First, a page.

KAMPALA — Buganda Kingdom Prime Minister Owek. Charles Peter Mayiga has called for joint efforts in environmental protection to ensure sustainable development countrywide and pledged Buganda would continue to make its contribution.
Katikkiro Mayiga was Thursday January 2021 speaking at Kingdom headquarters in Mengo, Kampala where the Kingdom entered into a working partnership with World Wide Fund for Nature and a network of non governmental conservationists to promote environmental conservation.
The Katikkiro also unveiled the Buganda Kingdom Board for Environment Conservation and said Buganda attaches great importance to environmental protection and firmly committed itself to conserving it.
Uganda’s natural environment has been deteriorating for years but Katikkiro has attributed the issue to increased human encroachment on illegal issuance of land titles in forests, charcoal burning and large scale conversion of natural forest land to agriculture.
For instance, the forest cover in the country has reduced to about 8% from over 24% in the 1990s.
Recently, the Government launched the programme aimed at restoring at least 16% of the forest cover that has been lost with in the last two decades.
“We need a collective response to end this crisis. The Kingdom of Buganda together with World Wide Fund for Nature are launching a partnership to work towards nature recovery not just in the Kingdom but Uganda at large,” he said.
Under this arrangement, he said:
“We are calling upon everyone to reduce plastic pollution by stopping the use of single use plastics and Kaveera. Acquire a water bottle and learn the behavior of refilling as opposed to using and damping”.
He revealed that Buganda Kingdom will ensure that all schools will have institute Kaveera a check point to ensure Kaveera is prohibited in school promises.
This, he explained, the campaign will help the young people understand the danger of plastics on the environment and innovate ideas on how to deal with it.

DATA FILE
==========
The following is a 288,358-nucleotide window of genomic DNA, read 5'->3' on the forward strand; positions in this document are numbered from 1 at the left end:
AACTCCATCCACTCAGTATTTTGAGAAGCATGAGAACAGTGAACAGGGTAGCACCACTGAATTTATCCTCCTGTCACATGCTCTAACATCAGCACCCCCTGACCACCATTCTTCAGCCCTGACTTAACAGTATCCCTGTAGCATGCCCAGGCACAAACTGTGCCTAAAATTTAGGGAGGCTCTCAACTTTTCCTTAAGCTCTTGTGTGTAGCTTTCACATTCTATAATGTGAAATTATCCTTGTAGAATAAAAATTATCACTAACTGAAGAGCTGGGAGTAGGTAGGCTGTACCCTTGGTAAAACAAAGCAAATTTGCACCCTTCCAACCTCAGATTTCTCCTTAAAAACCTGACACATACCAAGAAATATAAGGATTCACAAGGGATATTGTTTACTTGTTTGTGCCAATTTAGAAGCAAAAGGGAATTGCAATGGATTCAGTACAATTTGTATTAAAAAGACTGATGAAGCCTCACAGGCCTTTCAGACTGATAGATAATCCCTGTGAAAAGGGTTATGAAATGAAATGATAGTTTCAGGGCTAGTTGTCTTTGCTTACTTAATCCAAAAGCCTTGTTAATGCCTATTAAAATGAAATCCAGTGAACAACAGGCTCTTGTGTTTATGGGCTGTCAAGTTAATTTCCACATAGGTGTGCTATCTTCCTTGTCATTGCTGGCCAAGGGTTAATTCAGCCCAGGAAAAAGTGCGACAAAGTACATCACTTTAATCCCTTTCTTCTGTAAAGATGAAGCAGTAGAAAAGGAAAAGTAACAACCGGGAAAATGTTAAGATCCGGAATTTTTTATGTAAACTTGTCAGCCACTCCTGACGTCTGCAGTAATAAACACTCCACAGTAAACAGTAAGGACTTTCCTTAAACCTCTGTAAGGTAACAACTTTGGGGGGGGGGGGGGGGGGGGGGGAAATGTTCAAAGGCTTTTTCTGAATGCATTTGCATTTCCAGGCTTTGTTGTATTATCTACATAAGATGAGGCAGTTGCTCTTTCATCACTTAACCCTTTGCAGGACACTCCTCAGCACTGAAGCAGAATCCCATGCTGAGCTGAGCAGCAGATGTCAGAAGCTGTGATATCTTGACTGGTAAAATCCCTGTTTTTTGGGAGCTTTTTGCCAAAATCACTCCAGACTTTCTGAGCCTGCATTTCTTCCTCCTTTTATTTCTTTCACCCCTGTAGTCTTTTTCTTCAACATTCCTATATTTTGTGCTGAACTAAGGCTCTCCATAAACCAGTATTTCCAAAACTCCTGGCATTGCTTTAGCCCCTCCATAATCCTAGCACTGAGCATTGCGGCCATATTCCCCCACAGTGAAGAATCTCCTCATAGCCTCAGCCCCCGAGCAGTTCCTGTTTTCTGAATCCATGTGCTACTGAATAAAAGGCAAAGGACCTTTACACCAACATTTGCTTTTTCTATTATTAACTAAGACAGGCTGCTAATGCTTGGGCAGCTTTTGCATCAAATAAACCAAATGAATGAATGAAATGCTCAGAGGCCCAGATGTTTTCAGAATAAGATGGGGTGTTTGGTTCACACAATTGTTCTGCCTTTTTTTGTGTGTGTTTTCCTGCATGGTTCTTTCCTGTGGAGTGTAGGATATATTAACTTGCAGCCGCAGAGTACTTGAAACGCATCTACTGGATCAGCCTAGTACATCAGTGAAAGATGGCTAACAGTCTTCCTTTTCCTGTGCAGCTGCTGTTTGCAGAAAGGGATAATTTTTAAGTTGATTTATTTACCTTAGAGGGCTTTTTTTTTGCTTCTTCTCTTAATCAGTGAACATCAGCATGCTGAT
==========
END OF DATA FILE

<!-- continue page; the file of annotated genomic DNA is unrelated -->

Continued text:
He asked all households in Buganda to plant a lemon or citrus tree, saying that the arrangement will be a source of income and but also contribute to nature recovery of a green Buganda.
Mr. Simon Peter Weredwong, the WWF Uganda Country Director said the continued loss of Uganda’s biodiversity presents a serious challenge to the country’s growing population.
He lauded Ugandan authorities for spearheading the process of formulating policies and legal regimes that are steadily repositioning biodiversity in Uganda.
“The efforts to put in place the National Biodiversity Strategy and Action Plans (NBSAPs) has been a commendable tool too, he said.
Mr. Weredwong said WWF Uganda working with its partners has supported government efforts to ensure the in-puts into policy reviews and legislations.
Key among other examples, he said cited the Forestry policy, the National Environment Action Plan, the Wildlife Act and the National Oil and Gas policy among others.
“Our work has also continued to be observed in restoring the integrity of protected areas by building capacity of UWA staff and district local governments within the Albertine Graben”.
He said WWF has also worked with NFA to restore over 700 Hectares of degraded forests in the last three years.
He said the working partnership with Buganda Kingdom is timely as it will facilitate ecosystems restoration in Uganda.
“In line with this, we join the Buganda Kingdom to rally Ugandans to say No to plastic and Kaveera pollution”.
He revealed that WWF chose Buganda Kingdom because it provides a platform to reach not only a big number of people but also national coverage.
“The Kingdom also runs several schools, health institutions and businesses who would benefit most from strategies being promoted through this partnership”.